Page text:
From Aaron Franklin's MasterClass

Smoke: Pork Ribs

Though best known for his brisket, Aaron is a stickler when it comes to ribs. Learn his tried-and-true process for trimming, smoking, and slicing saucy, moist spare ribs in this intermediate-level cook.

Topics include: Game Plan: Collect the Data · Trim · Slather and Rub · Spritz and Sauce · Wrap · Check, Pull, and Rest · Cut

Play

Though best known for his brisket, Aaron is a stickler when it comes to ribs. Learn his tried-and-true process for trimming, smoking, and slicing saucy, moist spare ribs in this intermediate-level cook.

Topics include: Game Plan: Collect the Data · Trim · Slather and Rub · Spritz and Sauce · Wrap · Check, Pull, and Rest · Cut

Aaron Franklin

Teaches Texas-Style BBQ

Learn More

Preview

[THEME MUSIC] - No matter what skill level you have with barbecue, I think it's of cool to do some stuff that's maybe outside of your comfort zone, but also it's cool to do some easier stuff, like, for practice, if you will. I think spareribs are somewhere in the middle, like intermediate range. I think a lot of times people will just throw ribs on. It's like, oh, just cook them. They're going to be fine. But the truth is, they're really, really finicky. But at the same time, they're also easy. So I think this is right in the middle. You always want to come up with a plan. That way, if you're falling short, if you're getting tired, if it starts to rain, if whatever is going on you, can go reference that. Because a lot of times, you know, you'd be surprised at how fatigue actually sets in. So for this rack of ribs, I want these little guys to come off about 2:00 PM, give or take 20 minutes or so. So I'm gonna start off. I'm just gonna write "at 2:00 PM, off." The whole cook is going to take about six hours. So then I'm gonna fill in the gap. Six hours back from there is gonna be 8:00 AM. And that's gonna be my on time. And then a real standard way to cook ribs isn't exactly how I do it, but a lot of times people do what's called the 3, 2, 1. So that's three hours on, two hours wrapped, one hour unwrapped. I typically like to go about three hours. So when I wrap these things in foil, it's gonna be three hours in, and that is gonna be at 11:00. So then that gives me plenty of time. Most likely, these ribs are gonna come off early, but you'd always rather be looking at it instead of waiting for it. You don't want a bunch of hungry people around. So start off at 8:00. Then we're gonna go over here. And that's gonna be my wrap time. These are the bullet points that I'm looking to hit for this timeline. But really, most of the stuff is gonna be in the very beginning. It's gonna be watching the edging, working the fire just right, making sure that the surface gets colored just the way it should. Most people, if you're gonna go to the trouble to make a list or make kind of an outline of what you're gonna do, I think it's pretty cool to keep this. I have notebooks on notebooks of cooks that I've done in various regions, different weather, rain, cold, all this different stuff, different breeds, different thicknesses, all this stuff. I think when you're trying to learn and you're trying to figure it out, it's always kind of nice to take notes. Because at the end of the cook, you'll probably take this, and you might write down what temperature you were cooking at. You might write down that you wrapped 30 minutes late. But once you collect all this data, then after you eat them, you can go back and you can see if maybe a rib was two fatty, if maybe it was overcooked. You can hone in on what your outline was saying. So I think it's useful to save this stuff, collect the data, and just make yourself better. [MUSIC PLAYING] Let...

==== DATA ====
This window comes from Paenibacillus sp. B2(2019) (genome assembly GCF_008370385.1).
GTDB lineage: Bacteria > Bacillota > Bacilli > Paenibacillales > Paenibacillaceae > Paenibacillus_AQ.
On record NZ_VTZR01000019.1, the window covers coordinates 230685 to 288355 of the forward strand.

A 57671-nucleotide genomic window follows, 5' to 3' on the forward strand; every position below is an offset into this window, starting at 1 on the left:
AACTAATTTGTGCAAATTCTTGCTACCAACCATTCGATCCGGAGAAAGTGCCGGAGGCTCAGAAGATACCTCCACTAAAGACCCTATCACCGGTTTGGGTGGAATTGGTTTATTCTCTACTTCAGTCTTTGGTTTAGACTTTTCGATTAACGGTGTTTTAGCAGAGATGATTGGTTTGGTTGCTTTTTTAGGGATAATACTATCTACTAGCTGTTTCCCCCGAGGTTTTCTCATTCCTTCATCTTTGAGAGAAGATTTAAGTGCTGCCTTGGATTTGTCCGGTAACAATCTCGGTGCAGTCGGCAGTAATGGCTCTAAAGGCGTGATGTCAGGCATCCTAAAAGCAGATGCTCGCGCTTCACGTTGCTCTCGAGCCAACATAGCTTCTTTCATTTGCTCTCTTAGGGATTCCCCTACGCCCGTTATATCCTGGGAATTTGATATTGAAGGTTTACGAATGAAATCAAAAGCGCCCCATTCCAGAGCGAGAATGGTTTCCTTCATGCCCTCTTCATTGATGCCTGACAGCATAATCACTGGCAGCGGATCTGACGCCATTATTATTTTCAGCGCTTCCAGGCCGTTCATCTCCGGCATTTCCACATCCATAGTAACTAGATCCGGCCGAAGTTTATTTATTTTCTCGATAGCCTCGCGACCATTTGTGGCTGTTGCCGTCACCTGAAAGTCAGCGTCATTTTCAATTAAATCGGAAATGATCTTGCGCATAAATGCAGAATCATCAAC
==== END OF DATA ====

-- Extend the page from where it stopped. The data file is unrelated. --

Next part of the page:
The art of smoke and fire